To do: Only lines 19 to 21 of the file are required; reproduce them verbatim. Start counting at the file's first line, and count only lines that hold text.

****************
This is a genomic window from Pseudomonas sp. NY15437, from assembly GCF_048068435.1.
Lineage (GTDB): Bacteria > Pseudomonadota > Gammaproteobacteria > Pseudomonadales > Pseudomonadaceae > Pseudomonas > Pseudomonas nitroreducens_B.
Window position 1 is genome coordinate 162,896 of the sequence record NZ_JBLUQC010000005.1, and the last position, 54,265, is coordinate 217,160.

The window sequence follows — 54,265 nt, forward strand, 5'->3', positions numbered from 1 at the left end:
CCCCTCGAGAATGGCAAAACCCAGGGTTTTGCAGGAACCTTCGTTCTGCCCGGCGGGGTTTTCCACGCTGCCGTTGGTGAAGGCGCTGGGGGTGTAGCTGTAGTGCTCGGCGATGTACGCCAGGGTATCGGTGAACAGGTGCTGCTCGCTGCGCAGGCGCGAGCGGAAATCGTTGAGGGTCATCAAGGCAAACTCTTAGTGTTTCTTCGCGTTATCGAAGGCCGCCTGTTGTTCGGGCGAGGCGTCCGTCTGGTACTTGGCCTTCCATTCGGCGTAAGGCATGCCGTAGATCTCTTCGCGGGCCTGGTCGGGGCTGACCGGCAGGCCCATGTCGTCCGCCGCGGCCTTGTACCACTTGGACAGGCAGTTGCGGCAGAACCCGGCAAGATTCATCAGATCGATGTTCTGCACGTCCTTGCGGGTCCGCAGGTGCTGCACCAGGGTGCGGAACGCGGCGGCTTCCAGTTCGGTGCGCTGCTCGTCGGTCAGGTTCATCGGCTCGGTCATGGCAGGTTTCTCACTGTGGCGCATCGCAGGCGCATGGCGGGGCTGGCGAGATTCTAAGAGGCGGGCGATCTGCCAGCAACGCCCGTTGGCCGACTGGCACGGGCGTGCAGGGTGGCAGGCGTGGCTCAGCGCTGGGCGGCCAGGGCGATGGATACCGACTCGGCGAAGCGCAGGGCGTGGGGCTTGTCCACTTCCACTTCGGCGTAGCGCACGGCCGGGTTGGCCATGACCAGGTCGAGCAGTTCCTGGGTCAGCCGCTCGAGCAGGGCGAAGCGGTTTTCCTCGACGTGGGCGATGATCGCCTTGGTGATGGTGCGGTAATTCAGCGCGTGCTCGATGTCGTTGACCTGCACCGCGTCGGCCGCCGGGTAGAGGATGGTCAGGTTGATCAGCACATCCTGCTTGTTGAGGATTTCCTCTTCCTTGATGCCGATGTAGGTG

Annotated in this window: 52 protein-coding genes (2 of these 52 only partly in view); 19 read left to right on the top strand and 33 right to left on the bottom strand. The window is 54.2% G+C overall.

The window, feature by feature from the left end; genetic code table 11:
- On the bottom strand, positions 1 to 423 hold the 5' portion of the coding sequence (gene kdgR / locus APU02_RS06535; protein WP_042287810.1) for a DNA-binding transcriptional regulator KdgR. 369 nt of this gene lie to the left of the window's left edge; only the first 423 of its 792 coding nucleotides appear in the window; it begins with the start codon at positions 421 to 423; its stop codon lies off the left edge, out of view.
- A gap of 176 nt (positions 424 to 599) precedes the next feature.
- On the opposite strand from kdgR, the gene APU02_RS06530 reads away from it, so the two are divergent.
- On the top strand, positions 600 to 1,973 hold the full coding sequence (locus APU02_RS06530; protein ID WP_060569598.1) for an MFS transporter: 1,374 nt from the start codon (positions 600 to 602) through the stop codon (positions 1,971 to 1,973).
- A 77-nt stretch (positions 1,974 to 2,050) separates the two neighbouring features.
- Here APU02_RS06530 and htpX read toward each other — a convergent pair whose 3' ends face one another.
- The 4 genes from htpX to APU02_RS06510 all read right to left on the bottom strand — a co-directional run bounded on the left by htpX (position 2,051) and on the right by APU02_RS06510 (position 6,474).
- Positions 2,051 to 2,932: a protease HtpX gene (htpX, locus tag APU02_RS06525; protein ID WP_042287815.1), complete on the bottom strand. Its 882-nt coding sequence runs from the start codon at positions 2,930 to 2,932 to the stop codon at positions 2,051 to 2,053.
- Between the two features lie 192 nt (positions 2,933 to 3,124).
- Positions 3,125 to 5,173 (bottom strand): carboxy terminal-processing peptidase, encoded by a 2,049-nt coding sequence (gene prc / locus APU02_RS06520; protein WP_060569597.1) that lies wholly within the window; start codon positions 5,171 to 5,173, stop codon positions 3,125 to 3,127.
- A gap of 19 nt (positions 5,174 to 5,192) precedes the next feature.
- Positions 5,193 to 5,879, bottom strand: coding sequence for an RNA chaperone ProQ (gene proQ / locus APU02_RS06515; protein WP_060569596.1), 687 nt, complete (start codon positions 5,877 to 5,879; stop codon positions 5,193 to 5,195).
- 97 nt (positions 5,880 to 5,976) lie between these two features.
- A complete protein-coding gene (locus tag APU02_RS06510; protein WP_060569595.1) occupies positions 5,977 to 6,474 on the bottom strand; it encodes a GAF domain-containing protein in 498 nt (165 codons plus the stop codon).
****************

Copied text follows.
- Positions 5,193 to 5,879, bottom strand: coding sequence for an RNA chaperone ProQ (gene proQ / locus APU02_RS06515; protein WP_060569596.1), 687 nt, complete (start codon positions 5,877 to 5,879; stop codon positions 5,193 to 5,195).
- 97 nt (positions 5,880 to 5,976) lie between these two features.
- A complete protein-coding gene (locus tag APU02_RS06510; protein WP_060569595.1) occupies positions 5,977 to 6,474 on the bottom strand; it encodes a GAF domain-containing protein in 498 nt (165 codons plus the stop codon).